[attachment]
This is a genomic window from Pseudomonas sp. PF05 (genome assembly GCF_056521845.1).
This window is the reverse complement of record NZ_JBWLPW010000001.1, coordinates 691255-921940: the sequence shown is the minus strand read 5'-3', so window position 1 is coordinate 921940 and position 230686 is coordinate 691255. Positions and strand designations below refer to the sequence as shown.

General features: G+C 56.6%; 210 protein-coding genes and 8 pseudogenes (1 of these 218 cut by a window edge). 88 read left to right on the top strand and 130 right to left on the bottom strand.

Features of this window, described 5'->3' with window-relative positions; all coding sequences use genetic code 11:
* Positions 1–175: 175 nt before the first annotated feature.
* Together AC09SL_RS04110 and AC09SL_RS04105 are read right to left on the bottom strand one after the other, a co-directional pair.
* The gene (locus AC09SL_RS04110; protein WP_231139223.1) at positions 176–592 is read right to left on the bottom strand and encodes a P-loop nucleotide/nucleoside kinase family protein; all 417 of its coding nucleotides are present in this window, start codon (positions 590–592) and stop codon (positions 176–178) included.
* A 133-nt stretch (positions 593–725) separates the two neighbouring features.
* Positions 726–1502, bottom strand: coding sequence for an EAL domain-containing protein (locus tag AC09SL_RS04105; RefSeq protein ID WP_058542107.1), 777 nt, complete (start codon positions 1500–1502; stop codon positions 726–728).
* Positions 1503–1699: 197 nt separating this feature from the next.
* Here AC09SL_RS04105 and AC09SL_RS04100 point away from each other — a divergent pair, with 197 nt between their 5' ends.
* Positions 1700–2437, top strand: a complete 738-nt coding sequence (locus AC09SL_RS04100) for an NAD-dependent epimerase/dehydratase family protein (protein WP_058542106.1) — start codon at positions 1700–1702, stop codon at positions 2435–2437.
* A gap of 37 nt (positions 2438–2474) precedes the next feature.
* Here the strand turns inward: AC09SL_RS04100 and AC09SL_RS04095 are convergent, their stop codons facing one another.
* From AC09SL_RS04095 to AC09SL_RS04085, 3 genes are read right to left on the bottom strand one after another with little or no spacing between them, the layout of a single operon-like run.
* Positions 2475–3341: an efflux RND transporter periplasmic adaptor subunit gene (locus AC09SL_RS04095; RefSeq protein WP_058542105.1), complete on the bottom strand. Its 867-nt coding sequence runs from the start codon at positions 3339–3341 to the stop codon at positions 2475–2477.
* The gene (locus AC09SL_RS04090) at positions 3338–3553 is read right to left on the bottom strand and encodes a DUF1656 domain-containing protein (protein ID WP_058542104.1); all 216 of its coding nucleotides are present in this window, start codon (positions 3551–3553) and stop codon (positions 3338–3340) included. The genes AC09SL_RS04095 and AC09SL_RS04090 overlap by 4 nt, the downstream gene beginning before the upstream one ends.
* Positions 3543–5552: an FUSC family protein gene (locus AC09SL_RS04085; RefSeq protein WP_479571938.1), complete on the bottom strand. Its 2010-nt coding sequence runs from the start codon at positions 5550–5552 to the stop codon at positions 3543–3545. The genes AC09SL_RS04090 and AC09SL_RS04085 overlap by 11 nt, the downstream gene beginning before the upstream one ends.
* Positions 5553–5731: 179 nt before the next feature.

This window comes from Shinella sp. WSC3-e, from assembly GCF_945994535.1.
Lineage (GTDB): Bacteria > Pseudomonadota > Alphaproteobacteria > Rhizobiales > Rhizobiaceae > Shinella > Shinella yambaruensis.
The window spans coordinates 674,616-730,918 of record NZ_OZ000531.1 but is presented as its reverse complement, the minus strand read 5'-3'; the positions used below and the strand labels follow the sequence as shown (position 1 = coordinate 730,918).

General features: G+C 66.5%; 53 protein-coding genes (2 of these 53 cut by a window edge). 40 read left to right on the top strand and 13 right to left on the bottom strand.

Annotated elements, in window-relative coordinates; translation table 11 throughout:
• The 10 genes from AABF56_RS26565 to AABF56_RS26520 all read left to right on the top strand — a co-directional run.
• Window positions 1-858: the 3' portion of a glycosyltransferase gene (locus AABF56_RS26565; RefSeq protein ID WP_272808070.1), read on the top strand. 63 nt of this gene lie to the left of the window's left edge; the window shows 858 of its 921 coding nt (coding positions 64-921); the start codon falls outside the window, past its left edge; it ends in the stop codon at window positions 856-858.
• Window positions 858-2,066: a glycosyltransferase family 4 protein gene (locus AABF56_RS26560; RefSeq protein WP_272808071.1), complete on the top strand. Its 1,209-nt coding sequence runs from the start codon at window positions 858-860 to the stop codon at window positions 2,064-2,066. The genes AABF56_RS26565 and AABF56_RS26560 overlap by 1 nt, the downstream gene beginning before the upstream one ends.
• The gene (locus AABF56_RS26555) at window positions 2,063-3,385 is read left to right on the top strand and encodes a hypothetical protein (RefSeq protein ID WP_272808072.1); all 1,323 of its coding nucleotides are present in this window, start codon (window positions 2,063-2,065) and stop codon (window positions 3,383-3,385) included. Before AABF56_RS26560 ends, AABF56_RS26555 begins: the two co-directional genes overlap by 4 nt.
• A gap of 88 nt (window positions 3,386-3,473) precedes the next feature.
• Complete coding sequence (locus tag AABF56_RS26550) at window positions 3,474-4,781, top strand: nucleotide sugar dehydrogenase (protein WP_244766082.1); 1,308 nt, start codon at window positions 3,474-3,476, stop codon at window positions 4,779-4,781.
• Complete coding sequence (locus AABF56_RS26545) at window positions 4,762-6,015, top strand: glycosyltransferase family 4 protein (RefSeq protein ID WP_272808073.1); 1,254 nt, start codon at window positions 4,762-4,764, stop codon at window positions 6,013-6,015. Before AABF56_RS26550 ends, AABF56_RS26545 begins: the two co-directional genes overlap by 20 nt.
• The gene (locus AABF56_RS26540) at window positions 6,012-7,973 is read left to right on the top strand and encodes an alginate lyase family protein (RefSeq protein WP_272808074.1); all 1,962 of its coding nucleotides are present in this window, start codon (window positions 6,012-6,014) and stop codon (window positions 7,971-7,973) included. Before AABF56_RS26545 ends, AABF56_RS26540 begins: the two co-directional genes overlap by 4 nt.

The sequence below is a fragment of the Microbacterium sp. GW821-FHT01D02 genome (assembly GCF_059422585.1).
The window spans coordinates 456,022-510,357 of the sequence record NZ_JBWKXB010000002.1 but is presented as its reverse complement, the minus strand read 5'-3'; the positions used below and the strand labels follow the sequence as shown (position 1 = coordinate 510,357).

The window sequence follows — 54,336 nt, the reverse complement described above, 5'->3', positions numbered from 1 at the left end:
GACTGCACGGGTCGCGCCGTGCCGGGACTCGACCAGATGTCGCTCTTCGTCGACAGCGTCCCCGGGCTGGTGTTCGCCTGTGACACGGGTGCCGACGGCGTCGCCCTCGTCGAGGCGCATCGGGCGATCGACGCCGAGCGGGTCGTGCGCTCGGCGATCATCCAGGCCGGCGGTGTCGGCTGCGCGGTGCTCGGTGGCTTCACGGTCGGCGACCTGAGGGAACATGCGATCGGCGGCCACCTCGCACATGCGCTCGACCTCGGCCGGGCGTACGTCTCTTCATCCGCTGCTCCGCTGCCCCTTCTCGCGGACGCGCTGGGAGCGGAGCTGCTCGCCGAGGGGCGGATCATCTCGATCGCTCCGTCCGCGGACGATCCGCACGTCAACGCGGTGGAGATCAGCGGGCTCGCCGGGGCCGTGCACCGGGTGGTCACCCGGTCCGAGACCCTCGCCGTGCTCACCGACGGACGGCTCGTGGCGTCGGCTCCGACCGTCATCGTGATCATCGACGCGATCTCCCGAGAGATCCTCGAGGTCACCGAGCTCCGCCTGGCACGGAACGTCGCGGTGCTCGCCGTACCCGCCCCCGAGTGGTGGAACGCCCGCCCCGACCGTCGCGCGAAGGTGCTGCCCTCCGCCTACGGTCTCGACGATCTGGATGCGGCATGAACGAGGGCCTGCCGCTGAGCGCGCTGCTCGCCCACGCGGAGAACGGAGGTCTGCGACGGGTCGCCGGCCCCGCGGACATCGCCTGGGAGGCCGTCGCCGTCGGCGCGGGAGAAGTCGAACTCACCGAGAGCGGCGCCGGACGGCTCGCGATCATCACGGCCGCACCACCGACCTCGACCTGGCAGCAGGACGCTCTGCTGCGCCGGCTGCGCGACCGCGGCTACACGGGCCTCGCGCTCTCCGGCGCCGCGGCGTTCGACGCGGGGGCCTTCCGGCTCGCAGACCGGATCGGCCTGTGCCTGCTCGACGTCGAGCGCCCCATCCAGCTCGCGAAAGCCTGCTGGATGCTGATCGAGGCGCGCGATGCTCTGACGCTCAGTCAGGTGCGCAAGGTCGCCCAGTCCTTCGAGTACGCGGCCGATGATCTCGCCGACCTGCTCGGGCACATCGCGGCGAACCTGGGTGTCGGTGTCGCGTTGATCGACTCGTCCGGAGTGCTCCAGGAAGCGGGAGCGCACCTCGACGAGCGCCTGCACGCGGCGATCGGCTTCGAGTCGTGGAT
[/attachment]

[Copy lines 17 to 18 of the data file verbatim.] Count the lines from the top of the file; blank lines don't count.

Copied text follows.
* The gene (locus AC09SL_RS04090) at positions 3338–3553 is read right to left on the bottom strand and encodes a DUF1656 domain-containing protein (protein ID WP_058542104.1); all 216 of its coding nucleotides are present in this window, start codon (positions 3551–3553) and stop codon (positions 3338–3340) included. The genes AC09SL_RS04095 and AC09SL_RS04090 overlap by 4 nt, the downstream gene beginning before the upstream one ends.
* Positions 3543–5552: an FUSC family protein gene (locus AC09SL_RS04085; RefSeq protein WP_479571938.1), complete on the bottom strand. Its 2010-nt coding sequence runs from the start codon at positions 5550–5552 to the stop codon at positions 3543–3545. The genes AC09SL_RS04090 and AC09SL_RS04085 overlap by 11 nt, the downstream gene beginning before the upstream one ends.